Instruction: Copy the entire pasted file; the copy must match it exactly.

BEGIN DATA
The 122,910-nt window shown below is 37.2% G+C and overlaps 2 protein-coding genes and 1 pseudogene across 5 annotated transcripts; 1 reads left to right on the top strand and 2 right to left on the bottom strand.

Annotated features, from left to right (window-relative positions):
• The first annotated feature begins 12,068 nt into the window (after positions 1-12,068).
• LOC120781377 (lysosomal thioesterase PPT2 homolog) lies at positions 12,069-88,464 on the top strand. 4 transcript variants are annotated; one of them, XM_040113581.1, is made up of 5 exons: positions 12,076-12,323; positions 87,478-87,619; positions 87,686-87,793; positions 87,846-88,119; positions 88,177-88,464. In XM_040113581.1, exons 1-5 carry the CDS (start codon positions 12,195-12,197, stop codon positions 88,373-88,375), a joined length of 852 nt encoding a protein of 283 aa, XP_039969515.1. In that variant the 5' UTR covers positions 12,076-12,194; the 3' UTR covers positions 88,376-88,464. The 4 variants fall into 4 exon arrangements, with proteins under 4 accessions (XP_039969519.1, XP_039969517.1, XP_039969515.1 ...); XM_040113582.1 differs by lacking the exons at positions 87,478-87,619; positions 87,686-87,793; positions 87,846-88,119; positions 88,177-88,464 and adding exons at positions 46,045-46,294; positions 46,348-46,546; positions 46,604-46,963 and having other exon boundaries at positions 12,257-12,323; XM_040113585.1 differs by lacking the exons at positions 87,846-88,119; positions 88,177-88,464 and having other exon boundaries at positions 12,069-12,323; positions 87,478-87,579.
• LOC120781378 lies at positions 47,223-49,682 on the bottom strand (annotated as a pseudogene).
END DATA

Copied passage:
The 122,910-nt window shown below is 37.2% G+C and overlaps 2 protein-coding genes and 1 pseudogene across 5 annotated transcripts; 1 reads left to right on the top strand and 2 right to left on the bottom strand.

Annotated features, from left to right (window-relative positions):
• The first annotated feature begins 12,068 nt into the window (after positions 1-12,068).
• LOC120781377 (lysosomal thioesterase PPT2 homolog) lies at positions 12,069-88,464 on the top strand. 4 transcript variants are annotated; one of them, XM_040113581.1, is made up of 5 exons: positions 12,076-12,323; positions 87,478-87,619; positions 87,686-87,793; positions 87,846-88,119; positions 88,177-88,464. In XM_040113581.1, exons 1-5 carry the CDS (start codon positions 12,195-12,197, stop codon positions 88,373-88,375), a joined length of 852 nt encoding a protein of 283 aa, XP_039969515.1. In that variant the 5' UTR covers positions 12,076-12,194; the 3' UTR covers positions 88,376-88,464. The 4 variants fall into 4 exon arrangements, with proteins under 4 accessions (XP_039969519.1, XP_039969517.1, XP_039969515.1 ...); XM_040113582.1 differs by lacking the exons at positions 87,478-87,619; positions 87,686-87,793; positions 87,846-88,119; positions 88,177-88,464 and adding exons at positions 46,045-46,294; positions 46,348-46,546; positions 46,604-46,963 and having other exon boundaries at positions 12,257-12,323; XM_040113585.1 differs by lacking the exons at positions 87,846-88,119; positions 88,177-88,464 and having other exon boundaries at positions 12,069-12,323; positions 87,478-87,579.
• LOC120781378 lies at positions 47,223-49,682 on the bottom strand (annotated as a pseudogene).